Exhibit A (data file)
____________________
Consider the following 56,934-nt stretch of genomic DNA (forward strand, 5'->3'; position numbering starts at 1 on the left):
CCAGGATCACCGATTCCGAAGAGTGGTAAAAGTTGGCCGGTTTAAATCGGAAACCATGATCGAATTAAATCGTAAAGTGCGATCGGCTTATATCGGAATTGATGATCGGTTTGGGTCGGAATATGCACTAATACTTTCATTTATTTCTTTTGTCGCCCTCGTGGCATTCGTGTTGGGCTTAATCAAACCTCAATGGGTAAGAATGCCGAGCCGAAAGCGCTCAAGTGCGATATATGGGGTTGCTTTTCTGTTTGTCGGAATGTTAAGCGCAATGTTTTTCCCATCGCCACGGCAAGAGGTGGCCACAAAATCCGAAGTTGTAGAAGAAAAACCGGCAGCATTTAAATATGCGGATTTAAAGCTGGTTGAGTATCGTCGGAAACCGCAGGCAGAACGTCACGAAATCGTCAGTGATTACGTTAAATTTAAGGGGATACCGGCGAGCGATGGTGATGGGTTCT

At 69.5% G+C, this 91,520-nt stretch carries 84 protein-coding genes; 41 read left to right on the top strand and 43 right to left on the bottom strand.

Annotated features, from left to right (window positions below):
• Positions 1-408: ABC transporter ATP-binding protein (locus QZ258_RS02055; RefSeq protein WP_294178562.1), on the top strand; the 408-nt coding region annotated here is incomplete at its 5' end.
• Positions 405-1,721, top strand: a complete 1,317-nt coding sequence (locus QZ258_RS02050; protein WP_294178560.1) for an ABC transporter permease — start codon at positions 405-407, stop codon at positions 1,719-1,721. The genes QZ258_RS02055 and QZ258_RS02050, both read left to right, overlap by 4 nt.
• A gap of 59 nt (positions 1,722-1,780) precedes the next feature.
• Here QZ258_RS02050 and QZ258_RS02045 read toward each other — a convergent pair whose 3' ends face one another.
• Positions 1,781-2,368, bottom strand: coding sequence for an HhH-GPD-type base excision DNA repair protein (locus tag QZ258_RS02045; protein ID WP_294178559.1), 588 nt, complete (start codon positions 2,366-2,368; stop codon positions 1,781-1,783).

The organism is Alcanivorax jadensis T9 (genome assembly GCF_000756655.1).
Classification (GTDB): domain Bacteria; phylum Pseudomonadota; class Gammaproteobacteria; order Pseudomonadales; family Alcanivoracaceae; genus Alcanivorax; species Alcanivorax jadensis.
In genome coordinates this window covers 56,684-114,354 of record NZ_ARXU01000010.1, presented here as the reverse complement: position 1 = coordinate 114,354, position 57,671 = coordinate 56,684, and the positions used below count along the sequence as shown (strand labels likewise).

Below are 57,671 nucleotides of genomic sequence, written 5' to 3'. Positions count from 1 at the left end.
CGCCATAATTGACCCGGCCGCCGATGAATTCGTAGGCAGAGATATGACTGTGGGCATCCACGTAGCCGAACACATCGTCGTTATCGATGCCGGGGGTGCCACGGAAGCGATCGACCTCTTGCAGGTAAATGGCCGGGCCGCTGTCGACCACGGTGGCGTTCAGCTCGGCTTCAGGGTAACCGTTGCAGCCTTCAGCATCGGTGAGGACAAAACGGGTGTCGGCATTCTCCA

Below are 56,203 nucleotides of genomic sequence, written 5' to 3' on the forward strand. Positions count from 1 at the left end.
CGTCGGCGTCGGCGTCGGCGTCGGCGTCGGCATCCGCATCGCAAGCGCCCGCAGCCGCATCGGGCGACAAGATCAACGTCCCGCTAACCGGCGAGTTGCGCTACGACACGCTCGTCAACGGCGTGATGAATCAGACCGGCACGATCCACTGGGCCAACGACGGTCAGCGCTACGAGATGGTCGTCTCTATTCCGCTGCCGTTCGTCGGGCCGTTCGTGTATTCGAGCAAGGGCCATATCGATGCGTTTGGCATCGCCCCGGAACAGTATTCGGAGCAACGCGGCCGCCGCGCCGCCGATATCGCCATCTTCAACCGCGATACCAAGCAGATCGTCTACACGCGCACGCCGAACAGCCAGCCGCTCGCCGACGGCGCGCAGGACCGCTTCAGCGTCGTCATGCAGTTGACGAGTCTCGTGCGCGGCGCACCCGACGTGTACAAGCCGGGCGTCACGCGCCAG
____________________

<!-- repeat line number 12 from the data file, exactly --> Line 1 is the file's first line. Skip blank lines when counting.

In genome coordinates this window covers 56,684-114,354 of record NZ_ARXU01000010.1, presented here as the reverse complement: position 1 = coordinate 114,354, position 57,671 = coordinate 56,684, and the positions used below count along the sequence as shown (strand labels likewise).